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Iranian Designer Melody Ehsani on Imbuing Her Streetwear Aesthetic and Feminist Attitude into Her NYC Life

Iranian Designer Melody Ehsani on Imbuing Her Streetwear Aesthetic and Feminist Attitude into Her NYC Life

Melody Ehsani in a tracksuit from Noah NY and Union LA x Nike Jumpman sneakers. Photo: Supplied

Twelve years have passed since Melody Ehsani launched her namesake streetwear brand and opened the doors to her Fairfax Avenue shop. “It’s kind of like being Luke Skywalker. I never set out to be a Jedi but did what I had to do. I looked up 10 years later, and here I am, a Jedi,” says the Iranian designer about running her business. Now with a location in Soho, New York City, Ehsani’s streetwear aesthetic – influenced by sports, hip-hop, and feminism – are found at her two stores, inviting customers to explore her sweatsuits, graphic tees, accessories, and jewelry lines.
Rings by Melody Ehsani, and a gifted Nefertiti ring. Photo: Supplied

With short-lived plans to become a lawyer in women advocacy, Ehsani – a graduate of the University of California – decided to break from cultural expectations and enroll at the ArtCenter College of Design in Pasadena instead. “I finally broke with that path realizing that it wasn’t a true calling,” she shares. “It helped shape my beliefs and principles, which are reflected in my work: being able to leave behind parts of the culture that don’t serve me and bringing forward the beautiful aspects that are timeless and true.” While her law school days are far behind her, she continues to promote female empowerment via her platform. “I enjoy fusing conscious thought with product and I started my brand being inspired by women and wanting to pay it forward.”
Ehsani in her designs. Photo: Supplied

A lesson in adapting
“It’s the year of pivoting,” Ehsani says about adapting her establishment to the onset of the pandemic. “With 90% of our production being done in Los Angeles, we had to navigate around the availability of our supply chain,” she says. “Someone once told me to aim for accomplishment as opposed to success. Success carries an emotion, it implies you’re validated, whereas accomplishment means you set out to do something, and you do it. It involves a continual ascent. Not you, standing at the peak of a mountain and looking up.” Ehsani feels encouraged to push forward in times when others press pause. When asked what customers are looking for post-pandemic, she shares, “I know personally, I’ve simplified significantly. I’m more interested in supporting local businesses than ever before – and wearing clothes that are well-made and comfortable.”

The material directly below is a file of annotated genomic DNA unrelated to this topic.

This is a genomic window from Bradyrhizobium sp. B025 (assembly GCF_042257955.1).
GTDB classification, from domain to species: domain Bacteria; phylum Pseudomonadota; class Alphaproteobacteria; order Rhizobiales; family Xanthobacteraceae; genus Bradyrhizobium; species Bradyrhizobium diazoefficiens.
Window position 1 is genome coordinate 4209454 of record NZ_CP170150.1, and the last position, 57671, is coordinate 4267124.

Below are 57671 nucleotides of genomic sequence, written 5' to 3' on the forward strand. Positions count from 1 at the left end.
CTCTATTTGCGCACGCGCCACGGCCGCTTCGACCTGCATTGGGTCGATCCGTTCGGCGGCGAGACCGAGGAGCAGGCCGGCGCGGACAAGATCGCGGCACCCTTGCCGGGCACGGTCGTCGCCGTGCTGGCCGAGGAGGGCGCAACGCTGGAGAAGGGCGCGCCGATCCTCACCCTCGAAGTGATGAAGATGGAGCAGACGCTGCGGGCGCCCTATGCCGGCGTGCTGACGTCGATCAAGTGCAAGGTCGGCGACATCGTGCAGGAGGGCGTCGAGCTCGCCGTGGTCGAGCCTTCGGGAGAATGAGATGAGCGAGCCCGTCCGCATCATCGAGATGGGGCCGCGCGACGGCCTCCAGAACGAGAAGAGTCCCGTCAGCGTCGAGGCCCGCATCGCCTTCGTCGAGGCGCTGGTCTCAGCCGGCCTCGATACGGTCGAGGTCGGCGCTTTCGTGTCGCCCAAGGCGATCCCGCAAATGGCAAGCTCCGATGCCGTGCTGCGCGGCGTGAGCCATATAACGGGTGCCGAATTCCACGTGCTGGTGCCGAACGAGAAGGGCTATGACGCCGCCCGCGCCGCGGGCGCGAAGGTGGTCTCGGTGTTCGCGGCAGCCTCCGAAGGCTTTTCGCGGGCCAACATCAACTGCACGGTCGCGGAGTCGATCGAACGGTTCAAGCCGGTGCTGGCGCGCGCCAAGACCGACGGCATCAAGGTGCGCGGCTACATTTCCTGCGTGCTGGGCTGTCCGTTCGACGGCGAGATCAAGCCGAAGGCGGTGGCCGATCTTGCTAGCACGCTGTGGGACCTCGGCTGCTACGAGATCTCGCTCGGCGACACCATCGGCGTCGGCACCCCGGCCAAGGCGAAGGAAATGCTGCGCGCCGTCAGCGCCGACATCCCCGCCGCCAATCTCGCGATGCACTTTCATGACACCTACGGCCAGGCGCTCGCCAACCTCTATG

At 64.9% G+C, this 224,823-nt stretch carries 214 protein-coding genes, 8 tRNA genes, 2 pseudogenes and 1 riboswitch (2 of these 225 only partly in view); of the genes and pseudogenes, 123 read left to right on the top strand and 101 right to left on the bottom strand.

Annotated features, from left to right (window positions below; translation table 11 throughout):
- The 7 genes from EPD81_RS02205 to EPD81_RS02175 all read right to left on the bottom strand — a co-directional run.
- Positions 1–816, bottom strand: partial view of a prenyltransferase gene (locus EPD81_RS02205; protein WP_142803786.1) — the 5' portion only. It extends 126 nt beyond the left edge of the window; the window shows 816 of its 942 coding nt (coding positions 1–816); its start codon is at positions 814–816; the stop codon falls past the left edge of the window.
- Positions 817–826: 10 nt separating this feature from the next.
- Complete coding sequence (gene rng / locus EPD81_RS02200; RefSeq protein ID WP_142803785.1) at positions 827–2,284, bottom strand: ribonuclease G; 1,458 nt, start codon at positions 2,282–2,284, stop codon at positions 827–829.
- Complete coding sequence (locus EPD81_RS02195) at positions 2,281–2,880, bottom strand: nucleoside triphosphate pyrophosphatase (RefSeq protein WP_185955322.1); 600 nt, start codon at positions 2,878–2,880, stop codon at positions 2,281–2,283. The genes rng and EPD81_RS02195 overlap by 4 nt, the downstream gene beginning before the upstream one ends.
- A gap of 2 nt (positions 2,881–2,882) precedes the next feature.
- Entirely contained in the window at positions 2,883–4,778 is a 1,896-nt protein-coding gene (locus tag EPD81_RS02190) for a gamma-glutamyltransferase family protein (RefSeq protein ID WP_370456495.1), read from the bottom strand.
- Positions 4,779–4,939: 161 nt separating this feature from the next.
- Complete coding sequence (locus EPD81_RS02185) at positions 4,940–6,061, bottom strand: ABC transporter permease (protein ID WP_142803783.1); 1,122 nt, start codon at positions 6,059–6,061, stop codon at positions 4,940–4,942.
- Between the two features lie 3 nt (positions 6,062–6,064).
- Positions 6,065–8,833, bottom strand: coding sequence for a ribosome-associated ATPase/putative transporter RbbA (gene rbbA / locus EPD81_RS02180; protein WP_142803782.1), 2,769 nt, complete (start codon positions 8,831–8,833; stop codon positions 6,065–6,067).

Ehsani in her designs. Photo: Supplied

Female power
“Style is an expression of who you are,” says Ehsani, dressed in a sweatsuit that she made and a pair of Nike Air Jordan Ones from her ever-growing collection. “I’m not sure how many Jordans I own, but there are a lot,” she laughs. Some of her favorite pairs include the Aleali May and Union Los Angeles collaborations, which sit alongside designs she did for the brand. A nod to self-expression, she leaves her mark on an Air Jordan One, customized with a removable gold watch from her eponymous jewelry brand and inscribed with a Julie Burns- Walker circling the sole: “If you knew what you had was rare, you would never waste it.” Her second and most recent partnership with the sneaker company is the first-ever collaboration on the Women’s Jordan OG, first introduced in 1998. Imagined in black, purple, and red with reflective piping, the design is accented with a cherry detail – which is associated with goddesses of fertility, abundance, and protection – expressing her message on women empowerment.
A vintage Rolex Stella watch. Photo: Supplied

Slow and steady
While some rely on a morning workout, a java boost, or catching up on news before rushing out the door, Ehsani takes a holistic approach to start her day. “I sit up in bed, say a little prayer, and do some breathing and meditation work before brushing my teeth,” she says. “I also drink a lot of matcha and rely on it heavily in my morning routine to set the tone for my day.” Her self-care routine starts skin deep.” My complexion is the most direct reflection of how my overall health is doing,” says the designer. “I feel better when I’m giving myself what I need, and it shows in my skin,” she says, adding, “Just remember to drink water, breath, stretch, and meditate.”
Ehsani’s sneaker collaboration with Nike in front of art by Aya Tiff Brown. Photo: Supplied

For the love of food
“Raffi’s Place is my favorite Persian restaurant in Los Angeles,” Ehsani says as she excitedly talks about the beef kabab barq at the Glendale courtyard locale lined with an umbrella of trees and twinkling lights. Just a stone’s throw away from her shop, Ehsani also frequently reserves a table at Jon and Vinny’s for its apple salad and spicy fusilli. Meanwile, Erewhon is her shopping ground. “It’s my favorite market. Its hot foods bar has all the healthy food I like and its smoothies are worth splurging on.”
Ehsani in her designs. Photo: Supplied

Read Next: Iranian Diva Googoosh on Auctioning Her Iconic Couture Kaftans for a Cause
Originally published in the March 2021 issue of Vogue Arabia

Iranian Diva Googoosh on Auctioning Her Iconic Couture Kaftans for a Cause

Iranian Diva Googoosh on Auctioning Her Iconic Couture Kaftans for a Cause

Googoosh wearing Rahmanian for her comeback tour in 2000. Photo: Supplied